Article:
Jun 17 2021

Why Automated Predictive Analytics Is the Future of Financial Services

Financial firms know the value of data — but how do they turn prolific data sets into predictive strategy gains?

Data forms the core of success in the financial services industry. From evolving information around market trends to client investment and customer service histories, data drives better banking strategy. As noted by a recent Accenture survey, however, while 78 percent of financial firms now use data to inform organizational operations, just 7 percent have scaled up analytics solutions to match growing demand.

To help bridge this knowledge gap, many banks have turned to predictive analytics underpinned by automation — but not always with success. Here’s a look at two emerging automation use cases and the IT infrastructure necessary to support them at scale.

How Banks Can Deploy Next Best Offer Tools

One area of expanding impact in predictive analytics automation is “next best offer” (NBO) frameworks. Already common across e-commerce platforms like Amazon, NBO tools use available information — in this case, which products consumers are looking at or have in their carts — to suggest other items that are complementary or have been purchased by other customers under similar circumstances. If a consumer is purchasing an inflatable raft, an NBO tool might suggest life jackets, paddles or air pumps.

As noted by “The Startup,” NBOs typically rely on what are known as “collaborative filtering” models that leverage massive data sets about both products and consumers. Financial firms, however, are often data rich and product lean. While banks collect massive amounts of client information to deliver better service and provide targeted recommendations, their product sets are comparatively much smaller than any e-commerce counterparts.

Here, artificial intelligence tools offer a way to bridge this gap using a “prediction model factory” approach: By leveraging extensive customer data and their historical relationships with banking experts, it’s possible to generate limited-scope product offers — such as credit card or investment options — that have a higher likelihood of conversion.

Banks Can Use Chatbots to Collect and Deliver Customer Data

There’s also a growing use case for AI-driven chatbots in banking. While this isn’t a new approach — voice recognition bots that can answer simple questions have been around for several years — more robust chatbot solutions offer a new advantage: in-depth data collection.

As noted by Forbes, although banks have substantive amounts of customer data, many don’t have the “right” data — the specific, focused information they need to make relevant and timely recommendations. This is the benefit of next-generation bots: the ability to collect data about the customer experience end-to-end, then provide that data to customer service agents on demand.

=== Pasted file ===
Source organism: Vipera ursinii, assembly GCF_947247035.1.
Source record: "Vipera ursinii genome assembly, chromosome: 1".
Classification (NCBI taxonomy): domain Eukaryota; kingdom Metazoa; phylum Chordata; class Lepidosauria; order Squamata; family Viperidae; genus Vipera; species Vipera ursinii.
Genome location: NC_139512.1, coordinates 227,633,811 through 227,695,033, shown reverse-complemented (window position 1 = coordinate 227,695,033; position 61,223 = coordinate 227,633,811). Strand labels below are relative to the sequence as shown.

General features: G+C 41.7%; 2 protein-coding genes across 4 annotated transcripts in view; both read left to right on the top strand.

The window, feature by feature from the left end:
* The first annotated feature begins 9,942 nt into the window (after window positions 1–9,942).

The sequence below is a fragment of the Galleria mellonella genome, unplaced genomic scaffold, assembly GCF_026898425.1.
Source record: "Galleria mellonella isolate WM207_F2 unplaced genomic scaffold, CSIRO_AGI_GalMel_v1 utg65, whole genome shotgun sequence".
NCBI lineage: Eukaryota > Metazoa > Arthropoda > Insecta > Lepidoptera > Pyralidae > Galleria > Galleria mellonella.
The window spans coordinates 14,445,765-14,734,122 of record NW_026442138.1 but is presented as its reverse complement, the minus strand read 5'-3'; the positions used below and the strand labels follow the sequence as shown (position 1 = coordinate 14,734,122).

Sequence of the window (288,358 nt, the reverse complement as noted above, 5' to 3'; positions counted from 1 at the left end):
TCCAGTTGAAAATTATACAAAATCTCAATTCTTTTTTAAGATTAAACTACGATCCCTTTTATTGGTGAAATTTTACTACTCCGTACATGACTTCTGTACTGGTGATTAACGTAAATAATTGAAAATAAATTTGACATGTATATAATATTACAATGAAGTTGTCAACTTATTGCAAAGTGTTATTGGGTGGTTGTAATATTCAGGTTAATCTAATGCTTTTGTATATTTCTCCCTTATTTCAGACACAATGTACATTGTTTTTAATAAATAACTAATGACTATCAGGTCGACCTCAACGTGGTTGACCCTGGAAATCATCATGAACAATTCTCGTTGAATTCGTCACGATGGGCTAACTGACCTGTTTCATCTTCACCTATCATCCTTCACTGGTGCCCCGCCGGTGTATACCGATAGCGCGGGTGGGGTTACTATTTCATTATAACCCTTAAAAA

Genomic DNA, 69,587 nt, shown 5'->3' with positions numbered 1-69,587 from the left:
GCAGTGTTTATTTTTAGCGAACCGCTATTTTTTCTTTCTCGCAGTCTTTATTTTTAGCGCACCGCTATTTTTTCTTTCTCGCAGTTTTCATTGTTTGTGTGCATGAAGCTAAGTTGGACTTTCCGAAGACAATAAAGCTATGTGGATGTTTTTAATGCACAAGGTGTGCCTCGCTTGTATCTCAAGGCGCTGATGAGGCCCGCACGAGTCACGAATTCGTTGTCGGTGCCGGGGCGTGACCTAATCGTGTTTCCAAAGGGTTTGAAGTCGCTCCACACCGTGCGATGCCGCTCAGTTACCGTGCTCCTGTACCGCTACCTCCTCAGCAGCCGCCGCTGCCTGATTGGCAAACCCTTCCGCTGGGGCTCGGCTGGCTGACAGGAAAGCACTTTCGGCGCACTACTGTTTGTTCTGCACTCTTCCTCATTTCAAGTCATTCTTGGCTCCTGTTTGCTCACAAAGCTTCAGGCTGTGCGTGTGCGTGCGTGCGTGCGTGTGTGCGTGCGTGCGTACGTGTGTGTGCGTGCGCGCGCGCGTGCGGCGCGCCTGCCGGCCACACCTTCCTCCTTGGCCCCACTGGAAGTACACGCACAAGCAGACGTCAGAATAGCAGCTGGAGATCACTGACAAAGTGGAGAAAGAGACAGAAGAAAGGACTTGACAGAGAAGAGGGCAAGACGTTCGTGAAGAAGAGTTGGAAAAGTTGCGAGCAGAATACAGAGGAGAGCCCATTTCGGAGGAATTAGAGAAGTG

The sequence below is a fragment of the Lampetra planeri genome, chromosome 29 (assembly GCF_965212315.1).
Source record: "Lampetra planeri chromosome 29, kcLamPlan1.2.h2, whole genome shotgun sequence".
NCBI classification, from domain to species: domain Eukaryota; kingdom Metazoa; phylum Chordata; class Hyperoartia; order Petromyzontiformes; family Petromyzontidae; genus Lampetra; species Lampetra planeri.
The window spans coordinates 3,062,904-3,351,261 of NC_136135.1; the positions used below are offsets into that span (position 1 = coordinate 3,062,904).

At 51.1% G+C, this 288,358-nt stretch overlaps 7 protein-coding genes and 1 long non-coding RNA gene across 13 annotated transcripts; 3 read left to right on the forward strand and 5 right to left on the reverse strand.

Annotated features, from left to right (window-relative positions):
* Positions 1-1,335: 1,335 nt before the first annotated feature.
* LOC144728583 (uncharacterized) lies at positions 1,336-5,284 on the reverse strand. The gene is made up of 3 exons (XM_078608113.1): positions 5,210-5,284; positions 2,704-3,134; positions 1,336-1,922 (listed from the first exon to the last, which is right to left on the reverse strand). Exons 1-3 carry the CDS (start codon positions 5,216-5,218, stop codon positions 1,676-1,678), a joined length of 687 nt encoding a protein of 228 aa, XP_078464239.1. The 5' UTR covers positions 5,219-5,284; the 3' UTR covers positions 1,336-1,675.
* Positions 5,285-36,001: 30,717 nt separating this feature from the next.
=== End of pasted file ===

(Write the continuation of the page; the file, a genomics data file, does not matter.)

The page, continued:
In practice, this shifts the position of chatbots along the functional financial spectrum. By moving these bots down the data stream, they can do more than act as front-end customer connections; they can help reframe consumer conversations with live human agents by providing automated, data-driven insights.

WATCH: How to use AI and automation to drive business goals.

The Infrastructure Banks Need to Take Advantage of Analytics

While both NBO solutions and predictive bot systems offer the potential to maximize revenue and boost customer engagement, banks need the right IT infrastructure to take advantage.

To optimize for automation, three considerations are critical:

  • Increased storage availability. As data volume and variety ramps up, banks need both onsite and cloud-based storage infrastructure capable of keeping pace. Consider the uptick of AI-driven solutions such as natural language processing (NLP) and sentiment analysis used to better understand consumer preferences and priorities. Broader data availability increases accuracy in both cases, meaning banks need agile storage infrastructure that removes potential analytic barriers.
     
  • Improved data defense. Security is also critical in a world of predictive analysis. Banks are no strangers to the need for robust security, but as the nature of collected data shifts from market generalizations to highly specific consumer data sets, there’s an emerging need for security solutions capable of defending data anywhere, anytime and on any platform. Practically speaking, improved data defense drives customer retention. Recent survey data found that consumers expect speedy response from banks with regard to any security risk, with 66 percent saying they would no longer do business if corporate breach response was slow or ineffective.
     
  • Enhanced ITSM. Banks need IT service management (ITSM) solutions that go beyond historic break-fix models to help standardize existing processes, modernize existing practices and find opportunities for innovation. Put simply, enhanced ITSM provides the responsive framework necessary to manage new predictive services and address emerging challenges.

Banks don’t want for data. What they’re often lacking, however, is a way to convert massive data sets into targeted, actionable recommendations for advisers and call center agents. The adoption of automated predictive analytics tools, such as NBO solutions and chatbot systems, paired with robust IT infrastructure can help financial firms capitalize on the true value of in-depth data collection.

This article is part of BizTech's EquITy blog series. Please join the discussion on Twitter by using the #FinanceTech hashtag.

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